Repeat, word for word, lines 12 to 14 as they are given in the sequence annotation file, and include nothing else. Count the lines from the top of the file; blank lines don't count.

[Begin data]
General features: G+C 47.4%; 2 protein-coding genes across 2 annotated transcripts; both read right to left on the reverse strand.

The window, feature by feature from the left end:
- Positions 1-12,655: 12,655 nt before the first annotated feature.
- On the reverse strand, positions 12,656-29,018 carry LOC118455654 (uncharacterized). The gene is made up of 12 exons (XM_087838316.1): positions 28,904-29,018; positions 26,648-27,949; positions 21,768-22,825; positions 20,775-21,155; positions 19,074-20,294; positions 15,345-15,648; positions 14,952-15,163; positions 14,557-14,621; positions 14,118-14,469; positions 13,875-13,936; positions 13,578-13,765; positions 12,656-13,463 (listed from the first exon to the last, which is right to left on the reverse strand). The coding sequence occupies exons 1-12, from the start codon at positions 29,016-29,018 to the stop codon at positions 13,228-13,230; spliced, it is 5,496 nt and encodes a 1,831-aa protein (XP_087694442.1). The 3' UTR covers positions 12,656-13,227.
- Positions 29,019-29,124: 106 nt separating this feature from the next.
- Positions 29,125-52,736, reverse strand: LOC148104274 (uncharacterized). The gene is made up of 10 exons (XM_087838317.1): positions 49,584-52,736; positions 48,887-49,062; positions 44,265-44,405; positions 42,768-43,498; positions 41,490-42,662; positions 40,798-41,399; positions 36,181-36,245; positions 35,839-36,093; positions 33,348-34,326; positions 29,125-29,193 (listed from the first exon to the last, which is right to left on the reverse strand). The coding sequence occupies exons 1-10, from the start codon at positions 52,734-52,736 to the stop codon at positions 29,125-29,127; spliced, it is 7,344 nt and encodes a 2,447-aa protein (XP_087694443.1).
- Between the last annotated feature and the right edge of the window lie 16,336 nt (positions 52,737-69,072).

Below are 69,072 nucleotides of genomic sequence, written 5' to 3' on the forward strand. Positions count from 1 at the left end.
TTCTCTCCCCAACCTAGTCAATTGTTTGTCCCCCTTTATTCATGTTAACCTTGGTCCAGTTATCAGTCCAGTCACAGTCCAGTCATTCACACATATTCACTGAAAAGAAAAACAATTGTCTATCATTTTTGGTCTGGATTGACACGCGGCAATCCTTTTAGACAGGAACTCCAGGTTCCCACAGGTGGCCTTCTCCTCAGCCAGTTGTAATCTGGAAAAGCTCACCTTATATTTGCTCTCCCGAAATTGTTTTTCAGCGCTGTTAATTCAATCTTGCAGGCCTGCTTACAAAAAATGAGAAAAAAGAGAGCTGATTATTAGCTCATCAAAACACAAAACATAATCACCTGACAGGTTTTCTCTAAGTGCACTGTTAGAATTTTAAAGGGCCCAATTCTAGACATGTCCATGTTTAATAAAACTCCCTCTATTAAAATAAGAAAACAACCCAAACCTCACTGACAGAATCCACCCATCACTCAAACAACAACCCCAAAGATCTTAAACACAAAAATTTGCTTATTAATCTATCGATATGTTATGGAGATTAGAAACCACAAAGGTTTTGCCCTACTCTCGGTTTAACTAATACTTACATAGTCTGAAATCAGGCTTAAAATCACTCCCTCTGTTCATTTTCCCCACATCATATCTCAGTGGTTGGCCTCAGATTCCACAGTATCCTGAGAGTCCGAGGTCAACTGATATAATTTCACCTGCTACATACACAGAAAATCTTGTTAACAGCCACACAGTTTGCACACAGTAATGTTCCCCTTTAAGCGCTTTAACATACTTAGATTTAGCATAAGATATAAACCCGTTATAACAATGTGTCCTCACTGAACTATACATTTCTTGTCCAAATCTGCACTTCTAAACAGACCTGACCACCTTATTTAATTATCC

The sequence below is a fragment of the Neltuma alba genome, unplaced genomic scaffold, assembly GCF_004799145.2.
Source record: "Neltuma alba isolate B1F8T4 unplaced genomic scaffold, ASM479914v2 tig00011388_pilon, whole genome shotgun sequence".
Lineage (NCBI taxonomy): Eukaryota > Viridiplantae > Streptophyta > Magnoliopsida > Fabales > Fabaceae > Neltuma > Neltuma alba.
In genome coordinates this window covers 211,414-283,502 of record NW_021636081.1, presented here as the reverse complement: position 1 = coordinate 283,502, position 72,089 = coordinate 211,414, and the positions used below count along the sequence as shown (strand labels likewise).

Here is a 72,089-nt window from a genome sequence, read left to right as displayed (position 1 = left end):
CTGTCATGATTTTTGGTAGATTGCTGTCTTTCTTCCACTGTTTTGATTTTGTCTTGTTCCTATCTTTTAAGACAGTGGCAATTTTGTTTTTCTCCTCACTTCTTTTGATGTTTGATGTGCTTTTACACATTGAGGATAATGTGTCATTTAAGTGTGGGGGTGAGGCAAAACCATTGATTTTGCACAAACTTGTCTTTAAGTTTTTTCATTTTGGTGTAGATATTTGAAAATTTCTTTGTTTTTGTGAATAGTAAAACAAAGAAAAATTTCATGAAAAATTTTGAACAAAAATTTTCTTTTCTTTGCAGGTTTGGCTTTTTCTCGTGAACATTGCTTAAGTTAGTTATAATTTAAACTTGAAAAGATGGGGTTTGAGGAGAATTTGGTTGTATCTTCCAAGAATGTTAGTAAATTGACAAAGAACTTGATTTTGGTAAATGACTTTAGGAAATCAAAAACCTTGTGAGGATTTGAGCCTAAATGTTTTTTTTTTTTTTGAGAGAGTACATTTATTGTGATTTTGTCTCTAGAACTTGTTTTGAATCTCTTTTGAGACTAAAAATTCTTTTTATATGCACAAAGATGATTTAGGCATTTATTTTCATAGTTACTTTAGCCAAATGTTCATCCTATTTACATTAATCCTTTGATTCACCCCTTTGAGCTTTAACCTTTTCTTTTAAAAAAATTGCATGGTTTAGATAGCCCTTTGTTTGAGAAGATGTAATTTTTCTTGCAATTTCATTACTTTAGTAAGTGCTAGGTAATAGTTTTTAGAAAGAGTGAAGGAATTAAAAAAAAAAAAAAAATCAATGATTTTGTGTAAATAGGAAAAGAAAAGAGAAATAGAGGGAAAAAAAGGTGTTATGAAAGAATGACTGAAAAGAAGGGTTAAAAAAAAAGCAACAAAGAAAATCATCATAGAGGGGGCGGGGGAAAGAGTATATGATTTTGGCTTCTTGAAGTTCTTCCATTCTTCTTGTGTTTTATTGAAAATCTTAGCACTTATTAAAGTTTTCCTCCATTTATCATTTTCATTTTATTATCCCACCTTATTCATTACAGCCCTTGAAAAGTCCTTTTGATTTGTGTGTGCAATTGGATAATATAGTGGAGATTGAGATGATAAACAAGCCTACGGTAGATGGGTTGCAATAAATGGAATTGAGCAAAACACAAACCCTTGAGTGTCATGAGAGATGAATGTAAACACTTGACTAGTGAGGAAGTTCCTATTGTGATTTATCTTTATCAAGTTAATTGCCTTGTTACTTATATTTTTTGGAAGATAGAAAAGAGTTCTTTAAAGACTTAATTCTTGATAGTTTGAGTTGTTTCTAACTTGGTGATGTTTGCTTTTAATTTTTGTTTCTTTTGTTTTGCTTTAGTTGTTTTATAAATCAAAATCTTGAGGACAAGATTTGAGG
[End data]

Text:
Lineage (NCBI taxonomy): Eukaryota > Viridiplantae > Streptophyta > Magnoliopsida > Fabales > Fabaceae > Neltuma > Neltuma alba.
In genome coordinates this window covers 211,414-283,502 of record NW_021636081.1, presented here as the reverse complement: position 1 = coordinate 283,502, position 72,089 = coordinate 211,414, and the positions used below count along the sequence as shown (strand labels likewise).

Here is a 72,089-nt window from a genome sequence, read left to right as displayed (position 1 = left end):